Article 1 – The Arts and the Mass Media
In modern settings, there has a lot of technological advancement. The changes witnessed were unpredictable based on the technology used in the past few decades. Most of the changes have been welcomed and appreciated by many. However, the changes in connection to creativity have degraded the standards of the fine arts (Alloway 715). It is worth noting that there is an intrinsic attachment to an impeccably composed piece of art. In the past, performances used to take days if not months to produce. The composers would thereafter take some quality time in the fine-tuning of their work. It would soonbe followed by the integration of literary devices to finally produce a thrilling piece of work (Alloway 716). The process would be rendered wholesome only if it involved special dedication. The above stepwise prerequisite seems to have long work.
According to the article “The Arts and the Mass Media”, the mainstream media provides art pieces with the motive of making financial gains. Lawrence Alloway (715), however, notes that such a trend has resulted in the creation of what is referred to as the “ersatz culture.” Some products such Hollywood movies intention is to meet the immediate needs of their consumers. The impression, however, withers with time due to the expeditious nature involved in the creation of the materials. The products generated as described in the article are “insensible” to the requirements of a “genuine culture’s values” (Alloway 715). Therefore, the final presentation is an imitation of previously existing content which results to redundancy. Operating on such standards is blamed on the perpetual predictability of contents aired on mainstream media. If the current path is to be corrected, the art process together with the artist should be slowly nurtured (Alloway 717). It would reduce instances of imitation and promote value in the arts produced in the modern era.
Article 2 – Dialectic of Enlightenment
The above argument can be confirmed by the translation work done by John Cumming (Horkheimer, Adorno and Noerr 121). Impressive art involves devotion of one’s efforts. It includes creativity added to express inner thoughts. Emotions also should be drawn from the complete work without much struggle. In the past, art encompassed more than performance and preparation. In modern days, partly due to the need to push political agendas, there is rampant cross-cultural ideology integration. The result is chaos and confusion across the industry. Modernity has brought about the rise for income appetite (Horkheimer, Adorno and Noerr 125). Accordingly, in today’s time, capitalism has made artist work more for profit rather than create crafts that would be relevant for centuries. The mindset is evident in media houses where broadcasters popularize art to earn money and appease the managers.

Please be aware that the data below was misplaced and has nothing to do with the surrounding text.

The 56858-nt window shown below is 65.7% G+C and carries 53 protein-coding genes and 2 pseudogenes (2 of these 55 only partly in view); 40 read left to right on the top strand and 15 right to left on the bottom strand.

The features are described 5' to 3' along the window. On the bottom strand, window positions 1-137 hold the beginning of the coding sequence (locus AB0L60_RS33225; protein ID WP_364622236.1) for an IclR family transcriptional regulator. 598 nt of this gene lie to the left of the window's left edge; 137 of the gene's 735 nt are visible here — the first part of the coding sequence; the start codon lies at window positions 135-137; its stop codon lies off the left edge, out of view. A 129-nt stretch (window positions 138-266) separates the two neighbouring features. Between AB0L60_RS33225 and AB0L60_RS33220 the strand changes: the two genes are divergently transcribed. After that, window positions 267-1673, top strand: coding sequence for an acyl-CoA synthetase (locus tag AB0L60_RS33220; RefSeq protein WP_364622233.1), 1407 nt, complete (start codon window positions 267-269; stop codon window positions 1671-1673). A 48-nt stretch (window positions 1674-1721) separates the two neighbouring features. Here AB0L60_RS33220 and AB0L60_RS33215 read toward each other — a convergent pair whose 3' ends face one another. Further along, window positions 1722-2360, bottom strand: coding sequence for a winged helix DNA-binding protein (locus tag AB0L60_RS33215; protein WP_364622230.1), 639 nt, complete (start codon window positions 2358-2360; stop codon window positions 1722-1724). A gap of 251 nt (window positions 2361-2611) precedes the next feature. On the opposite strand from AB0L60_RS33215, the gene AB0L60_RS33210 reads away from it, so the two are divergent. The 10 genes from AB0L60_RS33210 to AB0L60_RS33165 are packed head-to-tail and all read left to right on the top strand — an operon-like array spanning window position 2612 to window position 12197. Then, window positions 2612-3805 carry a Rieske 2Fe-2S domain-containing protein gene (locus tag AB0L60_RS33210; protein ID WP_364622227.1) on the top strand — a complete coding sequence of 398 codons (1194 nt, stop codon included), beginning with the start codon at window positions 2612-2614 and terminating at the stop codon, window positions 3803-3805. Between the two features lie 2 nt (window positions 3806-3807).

Such a mindset corrupts the basis of reasoning and results in erosion of creativity. Globalization can be largely blamed for this phenomenon. The reason behind this is the outlook of globalization as the “ruthless unity” of several cultures (Horkheimer, Adorno and Noerr 123). Creative art is the harmonization of thoughts and integration of the inner desire of expressing oneself. However, not every piece produced in modern times is limited to this definition. In contrast, it is tailored to meet the needs of the markets (Horkheimer, Adorno and Noerr 127).
The struggle to remain fashionable is denying art a chance to continue growing. Classical masterpieces such as Jazz compositions of Mozart had a trend of transitioning styles. Such music illustrated a pattern of creativity over time and attempts to bring about a different taste. The work composed by Mozart represented the open-mindedness of the artist and the lack of limit to originality. As such, modern artists should learn a few tips on Mozart’s studio sessions. The ideas will increase creativity in modern cinematic (Horkheimer, Adorno and Noerr 131).
Alloway, Lawrence. The Arts andthe Mass Media. 1st ed. VIA, 2017. Print.
Horkheimer, Max, Theodor W Adorno, and Gunzelin Schmid Noerr. Dialectic of Enlightenment. 1st ed. Redwood: Stanford University Press. Print.